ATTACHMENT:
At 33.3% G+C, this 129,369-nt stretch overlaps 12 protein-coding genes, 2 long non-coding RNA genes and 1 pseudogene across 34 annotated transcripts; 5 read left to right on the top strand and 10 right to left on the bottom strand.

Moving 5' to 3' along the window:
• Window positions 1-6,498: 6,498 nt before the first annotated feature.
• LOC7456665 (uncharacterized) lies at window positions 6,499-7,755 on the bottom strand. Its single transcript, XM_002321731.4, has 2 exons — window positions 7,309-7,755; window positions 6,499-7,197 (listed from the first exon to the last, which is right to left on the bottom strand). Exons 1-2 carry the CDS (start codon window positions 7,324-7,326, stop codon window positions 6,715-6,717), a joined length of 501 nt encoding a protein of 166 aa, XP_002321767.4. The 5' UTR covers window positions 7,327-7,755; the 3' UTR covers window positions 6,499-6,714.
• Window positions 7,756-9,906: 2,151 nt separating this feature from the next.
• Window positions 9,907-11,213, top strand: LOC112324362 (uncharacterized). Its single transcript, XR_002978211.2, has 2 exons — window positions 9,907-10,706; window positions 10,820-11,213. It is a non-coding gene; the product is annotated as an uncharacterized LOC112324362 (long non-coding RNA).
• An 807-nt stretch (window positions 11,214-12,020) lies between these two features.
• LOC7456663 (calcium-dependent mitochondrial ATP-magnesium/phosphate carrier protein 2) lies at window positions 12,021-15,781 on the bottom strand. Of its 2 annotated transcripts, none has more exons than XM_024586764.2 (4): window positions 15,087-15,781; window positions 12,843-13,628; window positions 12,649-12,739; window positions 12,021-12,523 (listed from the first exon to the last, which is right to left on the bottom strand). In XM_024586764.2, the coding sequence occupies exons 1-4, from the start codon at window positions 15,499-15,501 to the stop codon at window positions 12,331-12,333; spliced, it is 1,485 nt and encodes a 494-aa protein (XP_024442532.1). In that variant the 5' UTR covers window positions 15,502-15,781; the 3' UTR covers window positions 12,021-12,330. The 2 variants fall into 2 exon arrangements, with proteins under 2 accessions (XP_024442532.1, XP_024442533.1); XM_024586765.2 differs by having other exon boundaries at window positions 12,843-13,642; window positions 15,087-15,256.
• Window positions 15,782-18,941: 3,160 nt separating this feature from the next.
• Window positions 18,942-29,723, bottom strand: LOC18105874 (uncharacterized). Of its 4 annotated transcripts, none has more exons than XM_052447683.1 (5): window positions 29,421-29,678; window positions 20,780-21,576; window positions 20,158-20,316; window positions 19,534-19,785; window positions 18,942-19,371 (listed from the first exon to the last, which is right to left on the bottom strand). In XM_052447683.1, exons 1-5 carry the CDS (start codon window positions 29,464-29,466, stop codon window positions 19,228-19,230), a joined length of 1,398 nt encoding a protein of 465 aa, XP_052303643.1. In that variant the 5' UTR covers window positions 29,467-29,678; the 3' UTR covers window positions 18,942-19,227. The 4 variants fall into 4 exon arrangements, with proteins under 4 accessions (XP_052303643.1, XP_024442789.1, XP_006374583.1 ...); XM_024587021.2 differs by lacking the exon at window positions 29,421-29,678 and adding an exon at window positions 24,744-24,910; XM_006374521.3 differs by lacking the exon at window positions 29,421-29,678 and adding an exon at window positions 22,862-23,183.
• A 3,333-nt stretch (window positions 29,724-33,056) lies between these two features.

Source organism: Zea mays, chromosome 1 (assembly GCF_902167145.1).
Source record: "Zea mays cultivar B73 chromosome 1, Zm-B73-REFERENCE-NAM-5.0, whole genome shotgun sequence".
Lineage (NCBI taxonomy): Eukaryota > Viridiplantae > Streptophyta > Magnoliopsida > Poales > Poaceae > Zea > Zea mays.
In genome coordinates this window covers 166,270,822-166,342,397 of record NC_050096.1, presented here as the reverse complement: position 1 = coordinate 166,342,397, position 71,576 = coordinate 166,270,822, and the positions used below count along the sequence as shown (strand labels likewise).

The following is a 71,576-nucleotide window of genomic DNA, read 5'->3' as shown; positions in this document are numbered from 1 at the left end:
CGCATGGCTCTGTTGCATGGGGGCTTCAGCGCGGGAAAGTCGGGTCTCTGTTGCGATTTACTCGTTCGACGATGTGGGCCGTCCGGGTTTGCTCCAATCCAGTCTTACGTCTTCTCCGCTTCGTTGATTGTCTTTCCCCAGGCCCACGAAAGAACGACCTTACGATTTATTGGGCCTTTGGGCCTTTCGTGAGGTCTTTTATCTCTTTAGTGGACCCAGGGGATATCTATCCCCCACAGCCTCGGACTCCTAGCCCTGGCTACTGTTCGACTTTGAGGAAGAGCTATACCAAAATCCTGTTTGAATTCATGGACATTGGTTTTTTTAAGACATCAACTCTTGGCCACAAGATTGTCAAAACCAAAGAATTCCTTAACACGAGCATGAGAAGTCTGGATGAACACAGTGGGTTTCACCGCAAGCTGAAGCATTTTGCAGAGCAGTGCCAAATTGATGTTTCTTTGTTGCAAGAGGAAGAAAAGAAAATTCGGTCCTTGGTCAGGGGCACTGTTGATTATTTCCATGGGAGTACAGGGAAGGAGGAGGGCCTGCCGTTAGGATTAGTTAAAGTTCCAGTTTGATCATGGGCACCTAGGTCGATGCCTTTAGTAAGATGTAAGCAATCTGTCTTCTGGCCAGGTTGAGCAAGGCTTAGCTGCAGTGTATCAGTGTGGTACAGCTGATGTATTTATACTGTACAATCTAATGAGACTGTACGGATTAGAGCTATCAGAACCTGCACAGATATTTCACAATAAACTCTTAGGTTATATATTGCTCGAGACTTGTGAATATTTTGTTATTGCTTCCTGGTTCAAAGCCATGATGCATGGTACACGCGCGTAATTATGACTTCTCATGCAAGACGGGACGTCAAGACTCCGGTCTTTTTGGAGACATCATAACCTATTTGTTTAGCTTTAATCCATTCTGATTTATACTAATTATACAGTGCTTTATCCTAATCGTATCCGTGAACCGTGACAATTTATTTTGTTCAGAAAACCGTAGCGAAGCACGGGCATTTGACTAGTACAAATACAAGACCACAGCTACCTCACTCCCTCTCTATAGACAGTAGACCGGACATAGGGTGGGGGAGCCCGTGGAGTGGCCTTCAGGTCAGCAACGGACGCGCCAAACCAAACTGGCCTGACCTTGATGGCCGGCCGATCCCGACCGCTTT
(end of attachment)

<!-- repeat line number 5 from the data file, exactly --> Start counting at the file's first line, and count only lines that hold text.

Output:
• Window positions 7,756-9,906: 2,151 nt separating this feature from the next.